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headquarters Fifth division of the army of the Ohio, camp Shiloh, April 11.
General order, No. 1.

The battle of Shiloh has made famous forever the army of the Ohio and its commander.

Soldiers of the Fifth division, the General Commanding salutes you with admiration, and with his warmest thanks, for the part you took in that ever-to-be-remembered conflict. The patience with which you endured the uncommon exposure, and the valor you have displayed on the field, merit, and will surely receive, the approbation of your country.

Remember, soldiers, that you have a reputation now, and that discipline cannot be relaxed, even after the battle has been won without tarnishing your fame.

Cherish your fame, study how you can best discharge every duty as soldiers, and peace will follow quickly.

By order of Gen. Crittenden, Lyne Starling, A. A. G.

Report of Lieutenant William Gwin.

U. S. Gunboat Tyler, Pittsburgh, Tenn., April 8, 1862.
sir: I have the honor to inform you that the enemy attacked our lines on our left, the morning of the sixth, at half-past 6 o'clock, and by his overwhelming numbers forced our men to fall back in some confusion. At twenty-five minutes past nine o'clock, finding that the rebels were still driving our left wing back, I steamed up to a point one mile above Pittsburgh, taking a good position to support our troops. At forty-five minutes past ten, the Lexington, Lieutenant Commanding Shirk, joined me, having come up from Crump's Landing. After a short time she returned, for the purpose of supporting the command of General Wallace, which occupied that point.

Not having received any instructions from the Commanding General in regard to the service to be rendered by the gunboats, I awaited them patiently, although for an hour or more shot and shell were falling all around us. Feeling that, could some system of communication be established, the Tyler could be of great advantage to our left wing, at twenty-five minutes past one P. M. I sent an officer, requesting that I might be allowed to open on the woods in the direction of the batteries and advancing forces of the rebels. General Hurlburt, who commanded on our left, sent me word to do so, giving me directions how to fire, so that I might do it with no damage to our troops, expressing himself grateful for this offer of support, and saying that without reenforcements he would not be able to maintain the position he then occupied for an hour. Therefore at ten minutes to three o'clock, I opened fire in the line directed, with good effect, silencing their batteries on our left.

At ten minutes to four o'clock, I ceased firing, and dropping down opposite the landing at Pittsburgh, sent Mr. Peters, the gunner, on shore to communicate with General Grant for further instructions. His response was, to use my own judgment in the matter.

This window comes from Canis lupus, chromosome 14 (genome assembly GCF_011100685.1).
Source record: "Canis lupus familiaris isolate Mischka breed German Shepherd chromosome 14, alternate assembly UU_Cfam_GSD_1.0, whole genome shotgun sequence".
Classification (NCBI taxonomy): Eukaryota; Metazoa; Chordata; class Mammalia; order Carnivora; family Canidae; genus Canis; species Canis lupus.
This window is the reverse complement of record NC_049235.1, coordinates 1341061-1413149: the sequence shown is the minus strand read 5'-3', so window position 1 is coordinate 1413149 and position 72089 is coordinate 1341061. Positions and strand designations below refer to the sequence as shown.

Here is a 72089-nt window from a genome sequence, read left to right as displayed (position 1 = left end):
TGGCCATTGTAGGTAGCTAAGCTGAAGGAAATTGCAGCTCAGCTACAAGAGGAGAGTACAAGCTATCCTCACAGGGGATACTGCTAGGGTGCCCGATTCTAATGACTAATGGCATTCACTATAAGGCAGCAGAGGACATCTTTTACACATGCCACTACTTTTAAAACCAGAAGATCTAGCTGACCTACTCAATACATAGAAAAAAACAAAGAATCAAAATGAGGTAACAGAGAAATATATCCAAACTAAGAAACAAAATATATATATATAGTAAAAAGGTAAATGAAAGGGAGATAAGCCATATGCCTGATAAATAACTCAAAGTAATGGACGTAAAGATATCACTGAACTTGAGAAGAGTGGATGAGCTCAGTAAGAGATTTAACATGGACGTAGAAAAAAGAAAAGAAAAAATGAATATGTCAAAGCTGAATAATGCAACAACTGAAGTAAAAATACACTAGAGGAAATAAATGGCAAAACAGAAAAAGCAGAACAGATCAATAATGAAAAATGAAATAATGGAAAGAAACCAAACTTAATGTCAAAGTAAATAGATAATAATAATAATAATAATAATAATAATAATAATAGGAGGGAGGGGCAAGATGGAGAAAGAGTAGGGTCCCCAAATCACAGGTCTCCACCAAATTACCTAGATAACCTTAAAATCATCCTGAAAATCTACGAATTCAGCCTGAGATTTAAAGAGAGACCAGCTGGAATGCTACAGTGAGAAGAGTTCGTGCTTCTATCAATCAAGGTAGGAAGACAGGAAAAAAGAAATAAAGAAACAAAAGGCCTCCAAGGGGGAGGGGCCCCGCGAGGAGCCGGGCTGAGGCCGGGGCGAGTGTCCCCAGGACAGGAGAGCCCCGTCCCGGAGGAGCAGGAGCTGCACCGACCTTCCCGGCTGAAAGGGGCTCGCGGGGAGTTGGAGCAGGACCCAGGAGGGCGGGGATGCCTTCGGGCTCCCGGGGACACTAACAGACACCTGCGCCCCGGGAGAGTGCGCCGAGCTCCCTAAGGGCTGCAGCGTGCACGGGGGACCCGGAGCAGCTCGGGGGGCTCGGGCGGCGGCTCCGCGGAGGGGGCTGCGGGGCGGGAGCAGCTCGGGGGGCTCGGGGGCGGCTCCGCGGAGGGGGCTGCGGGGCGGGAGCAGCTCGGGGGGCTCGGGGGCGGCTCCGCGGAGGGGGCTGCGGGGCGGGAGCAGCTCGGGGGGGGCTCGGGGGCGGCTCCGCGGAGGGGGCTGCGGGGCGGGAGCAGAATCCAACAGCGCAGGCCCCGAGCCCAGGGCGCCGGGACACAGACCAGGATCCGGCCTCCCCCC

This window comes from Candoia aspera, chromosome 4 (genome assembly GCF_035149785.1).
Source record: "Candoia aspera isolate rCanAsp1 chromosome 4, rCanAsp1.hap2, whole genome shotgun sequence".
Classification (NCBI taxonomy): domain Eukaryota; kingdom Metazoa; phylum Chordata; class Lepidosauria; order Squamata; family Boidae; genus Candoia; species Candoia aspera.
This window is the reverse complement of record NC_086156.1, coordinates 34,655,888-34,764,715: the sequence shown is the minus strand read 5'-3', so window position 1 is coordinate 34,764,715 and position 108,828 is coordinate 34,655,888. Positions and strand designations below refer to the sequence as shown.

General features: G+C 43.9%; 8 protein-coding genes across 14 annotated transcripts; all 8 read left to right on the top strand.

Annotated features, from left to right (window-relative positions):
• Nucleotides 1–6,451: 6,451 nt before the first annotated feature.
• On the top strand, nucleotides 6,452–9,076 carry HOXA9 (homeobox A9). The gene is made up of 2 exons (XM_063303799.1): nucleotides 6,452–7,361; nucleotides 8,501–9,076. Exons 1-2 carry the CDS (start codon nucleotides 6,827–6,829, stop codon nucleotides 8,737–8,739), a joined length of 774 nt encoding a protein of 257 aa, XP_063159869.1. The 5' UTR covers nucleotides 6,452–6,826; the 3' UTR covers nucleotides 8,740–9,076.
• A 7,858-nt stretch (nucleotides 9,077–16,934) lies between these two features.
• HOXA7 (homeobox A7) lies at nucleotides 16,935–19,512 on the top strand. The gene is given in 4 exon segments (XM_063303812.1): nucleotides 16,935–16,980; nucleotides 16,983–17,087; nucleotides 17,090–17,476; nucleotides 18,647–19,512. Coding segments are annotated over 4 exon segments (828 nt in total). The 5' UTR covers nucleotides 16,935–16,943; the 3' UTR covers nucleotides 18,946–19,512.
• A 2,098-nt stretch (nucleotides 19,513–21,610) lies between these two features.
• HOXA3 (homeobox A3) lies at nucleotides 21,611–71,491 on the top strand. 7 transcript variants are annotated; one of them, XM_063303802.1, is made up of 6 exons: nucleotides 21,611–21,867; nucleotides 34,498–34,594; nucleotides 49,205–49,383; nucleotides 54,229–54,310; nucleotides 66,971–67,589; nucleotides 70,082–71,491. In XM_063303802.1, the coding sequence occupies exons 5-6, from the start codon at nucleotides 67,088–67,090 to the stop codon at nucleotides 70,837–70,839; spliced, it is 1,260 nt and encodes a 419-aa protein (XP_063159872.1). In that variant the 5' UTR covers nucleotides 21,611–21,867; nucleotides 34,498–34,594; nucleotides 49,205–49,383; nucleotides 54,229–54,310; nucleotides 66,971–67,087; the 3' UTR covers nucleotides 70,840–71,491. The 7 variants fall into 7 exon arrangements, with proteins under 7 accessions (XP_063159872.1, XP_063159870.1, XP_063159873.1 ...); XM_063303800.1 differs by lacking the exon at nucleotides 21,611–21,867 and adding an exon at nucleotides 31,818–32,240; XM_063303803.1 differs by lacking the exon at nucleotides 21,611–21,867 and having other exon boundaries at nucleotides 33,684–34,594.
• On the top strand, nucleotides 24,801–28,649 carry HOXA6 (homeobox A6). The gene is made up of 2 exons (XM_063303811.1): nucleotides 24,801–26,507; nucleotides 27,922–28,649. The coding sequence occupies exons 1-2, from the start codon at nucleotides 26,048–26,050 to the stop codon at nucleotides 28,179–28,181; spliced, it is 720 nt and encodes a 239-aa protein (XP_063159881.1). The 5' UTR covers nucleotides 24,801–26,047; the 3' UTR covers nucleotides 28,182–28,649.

At four P. M., the Lexington, Lieutenant Commanding Shirk, having arrived from Crump's Landing, the Tyler, in company with the Lexington, took position three quarters of a mile above Pittsburgh, and opened a heavy fire in the direction of the rebel batteries on their right, the missiles of which were falling all around us. We silenced them in thirty-five minutes.

At thirty-five minutes past five o'clock, the rebels having succeeded in gaining a position on the left of our line, an eighth of a mile above the landing at Pittsburgh, and a half-mile from the river, both vessels opened a heavy and well-directed fire on them, and in a short time, in conjunction with our military on shore, succeeded in silencing their artillery, driving them back in confusion.

At six P. M., the Tyler opened deliberate fire in the direction of the rebels' right wing, throwing five and ten-second shells, and at twenty-five minutes past six o'clock, ceased firing. At nine P. M., the Tyler again opened fire by direction of General Nelson--who greatly distinguished himself in yesterday's engagement — throwing five, ten and fifteen-second shells, and an occasional shrapnel shell from the howitzer, at intervals of ten minutes, in the direction of the rebel right wing, until one A. M. At this juncture the Lexington relieved us, and continued the fire at intervals of fifteen minutes until five A. M., when our land forces having attacked the enemy, forcing them gradually back, it made it dangerous for the gunboats to fire.

At seven A. M., I received a communication from General Grant, which prevented the gunboats from taking an active part during the rest of the day.

Lieutenant Commanding Shirk deserves the greatest praise for the efficient manner in which the battery of the Lexington was served.

At thirty-five minutes past five o'clock P. M., the enemy were forced to retreat in haste, having contested every inch of ground with great stubbornness throughout the entire day.

The officers and men of this vessel displayed their usual gallantry and enthusiasm during the entire day and night. Your “old wooden boats,” I feel confident, rendered invaluable service, on the sixth instant, to the land forces. Gunner Herman Peters deserves great credit for the prompt and courageous manner in which he traversed our lines, conveying communication from this vessel to the Commanding Generals. The rebels had a force of one hundred thousand men ; A. S. Johnston, killed — body found on the field — Beauregard, Hardee, Bragg, and Polk, being their Commanding Generals. Governor Johnson, Provisional Governor of Kentucky, is a prisoner in our hands mortally wounded. Loss severe on both sides — ours probably ten thousand. The rebels suffered a much greater one. I think this has been a crushing blow to the rebellion.

I am happy to state no casualties occurred on

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